Sunday, January 10, 2010

Are We Headed Towards a Technocracy?

There's a lot of talk about technology and innovation these days from all political parties and both north and south of the border. In the USA, Obama promised to 'listen to the science' and has embarked on numerous scientific endeavors. Before him, George W. Bush heavily backed NASA and spent millions on the development of hydrogen fuel cell vehicles (setting a goal of 2015 for an affordable version).

North of the border, both the Liberals and Conservatives have tried to spur innovation and technology in the past decade. The Liberals doubled spending on basic sciences between 2000 and 2006. Chretien backed the production of ethanol fuels (then considered revolutionary) and offered billions in loans to help promote Canadian nuclear technology abroad. The Conservatives under Harper introduced tax exemptions for university scholarships and promoted partnerships between business and science students to bring new technology to market.

Increasingly, the topics being addressed by politicians have taken on a technical and highly specialized nature. Global warming, the isotope crisis, the electrical grid, nuclear power and flu vaccines have all come up recently as serious issues facing Canadian politicians within the last year. But few if any of them have any technical knowledge concerning these topics. While there may be a few doctors in the House, those that are there sometimes seem more concerned with playing political games than addressing the Canadian public's lack of basic understanding.

With the levels of misinformation out there its difficult to have a serious political discussion about solutions to things like the isotope crisis, and yet these politicians have enormous power available to them. The power to override a nuclear regulator and order the restart of a nuclear reactor for example.

The tendency for politicians is to be unable to react well to situations where they do not have a full understanding of the technical details behind what is going on. The Liberals have been eager to blame Harper for canceling the MAPLE reactors even though Harper's decision came only after the project was several years late and hundreds of millions over budget. And even then, only when some of the scientists involved began to openly wonder if they could ever fix the problems associated with it. After this, they seem content to blame Harper whenever there is a problem with the Chalk River isotope reactor, regardless of who's fault it really is and the fact that they helped him order the reactor restarted.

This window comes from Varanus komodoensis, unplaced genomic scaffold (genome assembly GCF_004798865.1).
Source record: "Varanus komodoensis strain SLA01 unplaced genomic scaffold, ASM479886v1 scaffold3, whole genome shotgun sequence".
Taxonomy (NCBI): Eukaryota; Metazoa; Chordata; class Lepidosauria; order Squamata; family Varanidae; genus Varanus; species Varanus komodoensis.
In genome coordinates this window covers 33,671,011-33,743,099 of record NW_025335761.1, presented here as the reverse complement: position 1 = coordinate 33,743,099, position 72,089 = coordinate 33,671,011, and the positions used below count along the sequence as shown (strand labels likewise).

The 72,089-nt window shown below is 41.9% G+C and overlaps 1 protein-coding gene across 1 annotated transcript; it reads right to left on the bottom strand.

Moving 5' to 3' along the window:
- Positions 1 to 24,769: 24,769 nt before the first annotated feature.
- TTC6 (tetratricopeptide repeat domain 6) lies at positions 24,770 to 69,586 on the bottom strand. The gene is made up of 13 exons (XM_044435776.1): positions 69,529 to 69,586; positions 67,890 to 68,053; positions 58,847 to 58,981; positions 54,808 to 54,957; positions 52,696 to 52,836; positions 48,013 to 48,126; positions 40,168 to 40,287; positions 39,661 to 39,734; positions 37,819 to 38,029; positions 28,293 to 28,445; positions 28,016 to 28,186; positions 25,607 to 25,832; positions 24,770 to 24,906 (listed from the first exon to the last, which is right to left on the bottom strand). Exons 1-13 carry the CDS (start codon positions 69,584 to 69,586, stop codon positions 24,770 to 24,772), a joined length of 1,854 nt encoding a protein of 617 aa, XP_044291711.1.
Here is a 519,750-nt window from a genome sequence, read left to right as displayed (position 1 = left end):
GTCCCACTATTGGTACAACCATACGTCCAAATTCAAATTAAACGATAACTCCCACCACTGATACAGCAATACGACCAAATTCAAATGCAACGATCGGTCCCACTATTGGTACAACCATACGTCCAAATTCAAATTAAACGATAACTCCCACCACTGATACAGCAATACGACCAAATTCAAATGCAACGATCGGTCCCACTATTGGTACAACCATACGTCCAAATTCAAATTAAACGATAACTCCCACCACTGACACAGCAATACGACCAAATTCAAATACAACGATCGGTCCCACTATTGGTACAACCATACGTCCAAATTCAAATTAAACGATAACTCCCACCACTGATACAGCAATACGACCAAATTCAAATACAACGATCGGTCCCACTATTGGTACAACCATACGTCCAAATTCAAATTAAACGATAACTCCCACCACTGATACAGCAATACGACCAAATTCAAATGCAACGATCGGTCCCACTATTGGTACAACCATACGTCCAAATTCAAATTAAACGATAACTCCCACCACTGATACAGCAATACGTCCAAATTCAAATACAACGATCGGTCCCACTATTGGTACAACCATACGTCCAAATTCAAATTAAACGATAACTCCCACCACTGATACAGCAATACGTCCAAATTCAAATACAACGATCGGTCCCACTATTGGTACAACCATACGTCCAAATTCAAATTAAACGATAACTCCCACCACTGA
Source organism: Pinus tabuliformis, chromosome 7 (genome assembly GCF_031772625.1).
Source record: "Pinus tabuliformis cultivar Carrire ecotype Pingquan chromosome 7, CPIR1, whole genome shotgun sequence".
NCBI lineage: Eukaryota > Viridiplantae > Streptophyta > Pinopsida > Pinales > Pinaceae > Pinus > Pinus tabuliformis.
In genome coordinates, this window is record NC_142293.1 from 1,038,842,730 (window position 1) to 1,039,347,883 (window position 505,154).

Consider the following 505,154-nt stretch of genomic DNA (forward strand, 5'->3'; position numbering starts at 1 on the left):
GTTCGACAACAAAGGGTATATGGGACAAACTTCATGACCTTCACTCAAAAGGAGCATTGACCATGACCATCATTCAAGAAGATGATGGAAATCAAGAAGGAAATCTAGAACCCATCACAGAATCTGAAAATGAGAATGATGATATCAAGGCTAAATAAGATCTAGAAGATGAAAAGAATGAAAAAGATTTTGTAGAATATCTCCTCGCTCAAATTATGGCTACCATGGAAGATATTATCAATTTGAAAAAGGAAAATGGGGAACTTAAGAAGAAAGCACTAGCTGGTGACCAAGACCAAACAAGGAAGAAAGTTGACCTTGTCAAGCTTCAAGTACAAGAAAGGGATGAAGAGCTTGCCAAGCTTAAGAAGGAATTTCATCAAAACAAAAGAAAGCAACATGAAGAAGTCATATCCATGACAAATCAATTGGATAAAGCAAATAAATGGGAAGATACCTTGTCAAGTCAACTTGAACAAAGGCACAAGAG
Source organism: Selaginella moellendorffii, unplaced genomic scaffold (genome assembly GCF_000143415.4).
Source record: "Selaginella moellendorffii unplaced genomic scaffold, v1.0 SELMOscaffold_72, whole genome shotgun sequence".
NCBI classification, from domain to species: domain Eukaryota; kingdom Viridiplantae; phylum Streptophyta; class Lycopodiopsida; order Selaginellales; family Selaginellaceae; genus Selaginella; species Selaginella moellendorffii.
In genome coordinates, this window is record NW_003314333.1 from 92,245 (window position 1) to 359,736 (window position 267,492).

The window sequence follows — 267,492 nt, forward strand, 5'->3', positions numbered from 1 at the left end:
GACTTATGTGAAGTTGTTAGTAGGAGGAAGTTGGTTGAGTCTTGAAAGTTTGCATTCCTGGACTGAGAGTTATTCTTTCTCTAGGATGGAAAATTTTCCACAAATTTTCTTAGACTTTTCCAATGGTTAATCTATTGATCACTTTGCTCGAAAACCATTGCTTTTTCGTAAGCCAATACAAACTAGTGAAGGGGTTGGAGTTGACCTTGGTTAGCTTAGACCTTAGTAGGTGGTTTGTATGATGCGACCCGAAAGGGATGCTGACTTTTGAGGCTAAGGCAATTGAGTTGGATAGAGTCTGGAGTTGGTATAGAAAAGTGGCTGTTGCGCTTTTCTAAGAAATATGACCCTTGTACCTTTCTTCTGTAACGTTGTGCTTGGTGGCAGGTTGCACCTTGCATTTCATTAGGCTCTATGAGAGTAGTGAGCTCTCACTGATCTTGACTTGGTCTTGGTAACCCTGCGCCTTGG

What this highlights though (beyond the political dysfunction) is our increased reliance on 'experts' to tell us what is or is not true.

But sometimes these experts are wrong. Experts told us that H1N1 could kill millions if we didn't all get flu shots and spread panic to that point that some conservative bloggers accused me of endangering their lives by not getting the flu vaccine. So far, nothing of the sort has happened, something I predicted based on Australia's experience with H1N1 (not that many people cared to listen).

The reason that the experts were wrong in the H1N1 case could be because of a fear of underestimating the situation. They were not being unbiased arbitrators of the facts but were trying to shield themselves from blame by overestimating how bad things could get. A more conspiratorial view would be that they had something to gain by spreading doom and gloom. Without oversight by people with a sufficient technical background their exaggerations of the potential problems couldn't be caught and addressed.

Which leads me to a conclusion of sorts. Politicians today are too busy politicking to be reliable sources of information for the public, nor can we educate the public on the whole range of issues, their nuances and details, to be able to have a decent public discussion. And the experts we do have either can't agree on the details or exaggerate the possible problems in order to manipulate the public.

One solution, which I worry may be coming, is the replacement of much of our democratic system with a form of 'technocracy' where experts are used to replace our elected representatives in order to make decisions regarding the many technical problems facing our country. In theory, it would be a more efficient form of government.

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